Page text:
UAW calls for immediate release of President of Korean Confederation of Trade Unions

    

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Thousands of striking Korean Confederation of Trade Unionists (KCTU) members held rallies in Seoul, Korea and 13 other provinces on October 20, calling for an expansion of labor law for all workers, abolition of precarious works, just transition based on strong voices of workers, and stronger public services. (credit: Korean Confederation of Trade Unionists Facebook page)

On September 8, 2021, a few weeks before the Korean Confederation of Trade Unions (KCTU) was to begin a one day General Strike, the UAW issued a call for the release of Yang Kyeung Soo, President of the Korean Confederation of Trade Unions (KCTU) to the Korean Embassy. On behalf of the entire UAW and International Executive Board, UAW President Ray Curry issued the demand in a letter to the President of the Republic of Korea.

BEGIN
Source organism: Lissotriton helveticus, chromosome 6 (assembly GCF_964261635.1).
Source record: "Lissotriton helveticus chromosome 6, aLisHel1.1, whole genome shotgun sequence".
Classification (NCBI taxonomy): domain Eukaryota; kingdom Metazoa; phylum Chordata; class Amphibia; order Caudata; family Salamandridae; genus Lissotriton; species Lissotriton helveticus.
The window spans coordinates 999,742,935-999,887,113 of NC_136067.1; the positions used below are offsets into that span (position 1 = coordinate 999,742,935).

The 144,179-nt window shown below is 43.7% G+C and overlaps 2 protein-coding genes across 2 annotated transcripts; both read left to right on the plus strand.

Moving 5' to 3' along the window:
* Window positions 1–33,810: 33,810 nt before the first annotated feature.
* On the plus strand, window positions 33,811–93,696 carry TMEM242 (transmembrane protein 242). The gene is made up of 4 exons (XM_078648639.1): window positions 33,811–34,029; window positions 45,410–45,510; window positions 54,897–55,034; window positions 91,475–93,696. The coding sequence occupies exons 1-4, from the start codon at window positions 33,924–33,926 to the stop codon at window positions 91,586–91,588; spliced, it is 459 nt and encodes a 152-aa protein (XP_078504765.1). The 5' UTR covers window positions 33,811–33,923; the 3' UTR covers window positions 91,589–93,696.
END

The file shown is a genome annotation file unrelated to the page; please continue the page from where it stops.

“The UAW condemns his September 2 arrest for exercising his right to free speech. We condemn the September 15 decision to hold him in jail pending trial.We see no merit in the changes against Brother Yang …” President Curry said in the letter. 

Yang was arrested on the morning of September 2 after police squadrons in riot gear surrounded KCTU headquarters and entered forcibly. The baseless charges against him include obstruction of general traffic through demonstration, violation of the Act on Assembly and Demonstration, and acts relating to infectious disease control.

A representative from the UAW, accompanied by representatives from the United Steelworkers and the AFL-CIO, traveled to the Korean Embassy to deliver the UAW’s demand for the immediate and unconditional release of Brother Yang and for the implementation of international labor standards into South Korean law. The UAW also declared support for KCTU’s general strike, which drew thousands of demonstrators to Seoul and other provinces on October 20 demanding expansion of labor law for all workers, abolition of precarious works, just transition based on strong voices of workers, and stronger public services.


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